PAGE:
This is why Paul Volcker is a legend: When he became chairman of the Federal Reserve Board in 1979, he inherited a catastrophe. Half of the central bank’s job is to ensure stable prices, but inflation had reached 13 percent, destroying the value of people’s savings, eroding their standard of living, and driving up costs for businesses. So Volcker tightened the money supply, pushing short-term interest rates up to 20 percent.
The move stamped out inflation but unleashed back-to-back recessions in the early 1980s, a surge in unemployment to over 10 percent, and a bipartisan battle cry against the Fed. Home builders, furious that high interest rates (and thus fewer mortgages) were decimating the construction industry, mailed two-by-fours to the central bank. Farmers, crushed by debt, blockaded its Constitution Avenue headquarters with their tractors. The Senate majority leader pleaded with Volcker to “give us a little air, to get [the Fed’s] foot off the nation’s neck.” But Volcker didn’t budge. He kept rates high and allowed himself to be vilified, sacrificing his short-term reputation for the long-term good of the economy. Eventually, vindication: Inflation was down to 4 percent when Volcker left the Fed in 1987, and it receded further over the next decade. By setting the stage for more than two decades of stability interrupted by only mild recessions, economists say, he guided America through the dark.
Today’s chairman, Ben Bernanke, keeps one of those two-by-fours on a bookshelf in his office. If Volcker went to war for price stability, Bernanke went to war for the Fed’s other legal mandate: maximum employment. This part of the bank’s mission is to foster the kind of economy that will put people to work—a tough job during and after the worst financial crisis since the Great Depression. The bank bailout, the auto rescue, the 2009 stimulus bill, and the Fed’s low interest rates may have averted a deeper recession, but the job market remains moribund. Today, 7.9 percent of Americans are still unemployed, and millions of others have simply stopped seeking work, meaning they’re not even counted in the jobless rate.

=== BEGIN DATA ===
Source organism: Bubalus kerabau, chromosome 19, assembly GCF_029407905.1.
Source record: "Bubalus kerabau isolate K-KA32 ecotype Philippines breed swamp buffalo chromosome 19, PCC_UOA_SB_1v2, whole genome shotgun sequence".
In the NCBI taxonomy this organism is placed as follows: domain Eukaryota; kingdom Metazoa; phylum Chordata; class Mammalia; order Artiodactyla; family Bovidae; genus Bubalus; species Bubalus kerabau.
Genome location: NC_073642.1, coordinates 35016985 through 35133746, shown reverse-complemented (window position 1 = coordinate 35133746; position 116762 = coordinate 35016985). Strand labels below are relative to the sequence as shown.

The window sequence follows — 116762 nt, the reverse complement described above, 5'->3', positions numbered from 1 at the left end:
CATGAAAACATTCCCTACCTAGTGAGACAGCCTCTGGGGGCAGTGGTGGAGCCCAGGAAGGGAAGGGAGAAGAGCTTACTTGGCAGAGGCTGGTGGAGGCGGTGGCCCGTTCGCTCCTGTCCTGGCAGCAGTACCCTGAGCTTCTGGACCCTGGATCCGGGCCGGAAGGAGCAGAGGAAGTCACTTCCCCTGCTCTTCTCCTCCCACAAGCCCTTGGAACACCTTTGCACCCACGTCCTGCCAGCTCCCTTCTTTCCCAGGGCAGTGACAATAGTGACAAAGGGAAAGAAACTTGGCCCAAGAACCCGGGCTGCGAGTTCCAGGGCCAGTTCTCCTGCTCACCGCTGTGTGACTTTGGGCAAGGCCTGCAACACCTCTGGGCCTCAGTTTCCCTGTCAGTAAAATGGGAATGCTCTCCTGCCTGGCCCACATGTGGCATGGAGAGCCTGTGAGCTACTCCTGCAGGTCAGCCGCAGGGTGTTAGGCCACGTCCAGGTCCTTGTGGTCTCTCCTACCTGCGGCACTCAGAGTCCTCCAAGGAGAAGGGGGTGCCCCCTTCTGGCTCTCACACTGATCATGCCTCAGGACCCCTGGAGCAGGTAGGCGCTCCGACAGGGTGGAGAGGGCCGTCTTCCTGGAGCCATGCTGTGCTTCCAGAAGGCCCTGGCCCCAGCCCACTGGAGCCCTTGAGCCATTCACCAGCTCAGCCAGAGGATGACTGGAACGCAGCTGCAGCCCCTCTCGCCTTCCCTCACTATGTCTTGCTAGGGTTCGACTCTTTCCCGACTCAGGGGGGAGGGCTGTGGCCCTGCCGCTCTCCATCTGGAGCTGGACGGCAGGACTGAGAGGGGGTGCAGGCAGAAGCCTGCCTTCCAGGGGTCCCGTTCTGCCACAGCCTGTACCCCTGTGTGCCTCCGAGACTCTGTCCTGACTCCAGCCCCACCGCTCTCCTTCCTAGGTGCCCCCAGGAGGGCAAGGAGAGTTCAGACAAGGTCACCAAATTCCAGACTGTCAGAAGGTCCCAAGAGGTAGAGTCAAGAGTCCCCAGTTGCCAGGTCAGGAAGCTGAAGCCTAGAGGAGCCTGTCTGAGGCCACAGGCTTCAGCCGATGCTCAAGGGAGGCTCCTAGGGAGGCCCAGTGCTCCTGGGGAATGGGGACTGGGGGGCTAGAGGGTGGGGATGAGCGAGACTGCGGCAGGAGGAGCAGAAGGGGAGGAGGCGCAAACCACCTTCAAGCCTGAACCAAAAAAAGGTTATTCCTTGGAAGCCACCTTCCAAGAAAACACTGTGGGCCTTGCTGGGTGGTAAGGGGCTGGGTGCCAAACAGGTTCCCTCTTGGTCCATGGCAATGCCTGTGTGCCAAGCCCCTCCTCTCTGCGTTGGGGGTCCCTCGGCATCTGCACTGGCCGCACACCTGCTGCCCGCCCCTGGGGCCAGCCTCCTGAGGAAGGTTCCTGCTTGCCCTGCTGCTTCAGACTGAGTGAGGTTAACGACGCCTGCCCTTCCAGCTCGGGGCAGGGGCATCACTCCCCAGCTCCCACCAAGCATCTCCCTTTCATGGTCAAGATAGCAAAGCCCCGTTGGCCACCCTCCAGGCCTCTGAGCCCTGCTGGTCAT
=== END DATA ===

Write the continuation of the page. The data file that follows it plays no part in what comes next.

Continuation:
So Bernanke got creative. He has done things that no Fed chairman had ever thought of. To pile-drive long-term interest rates, he bought Treasury bonds and mortgage-backed securities; replaced one kind of security in the Fed’s portfolio with another; and began describing the central bank’s long-term strategy so investors would know when they might expect higher rates. All of which has elicited a (mostly partisan) backlash to rival Volcker’s. Conservative economists, who at first congratulated the Fed for preventing deflation, now fear that Bernanke has set the stage for inflation and ignored the price stability Volcker fought so hard to ensure. On the campaign trail in 2011, Texas Gov. Rick Perry accused Bernanke of treason and even hinted that the chairman might face bodily harm if he visited Perry’s state. Republicans in Congress say the chairman has turned the Fed into a fourth branch of government and warn that he could induce another economic crisis by nurturing an asset bubble. In a hearing this week, Sen. Bob Corker, R-Tenn., called Bernanke soft on inflation. “I don’t think there’s any question that you would be the biggest dove, if you will, since World War II,” Corker said.
Volcker, at 6 feet 7, was a brusque, cigar-puffing behemoth who cowed congressional opponents of his inflation-fighting crusade. But Bernanke, who prefers to build consensus, is more diffident. He has sought—and failed—to win over skeptics by force of argument. He is no less steely in the face of criticism, but he has not been able to shut it down. So an old movement has revived to take away the Fed’s max-employment mandate. While Republicans mull how to clip Bernanke’s wings, the two-by-four in his office reminds him that unpopular decisions today don’t preclude absolution tomorrow. If you have the courage of your convictions, a lumber beat-down is just part of the job.
THE DUAL MANDATE
Economics is a soft science. Better models and controlled experiments have improved its accuracy over time, but in the postwar years, economists still relied heavily on correlation and guesswork. One theory popular in the 1960s and ’70s held that if policymakers were willing to tolerate higher inflation—say, 6 percent instead of 2 or 3 percent—they could hold down the jobless rate by keeping interest rates low and getting people to spend money. This turned out to be ruinously wrong: Surging prices made employers hesitant to hire, which is why stagflation (high inflation, low growth) crippled the country in the 1970s.
A corrective arrived in 1977, when Congress gave the Fed new marching orders: It was to seek both maximum employment and stable prices—a “dual mandate.” Right away, some economists worried that the two objectives could work at cross-purposes. At a meeting in 1978, Volcker, who was then head of the powerful Federal Reserve Bank of New York, said the instructions could leave the central bank in an “awkward position.”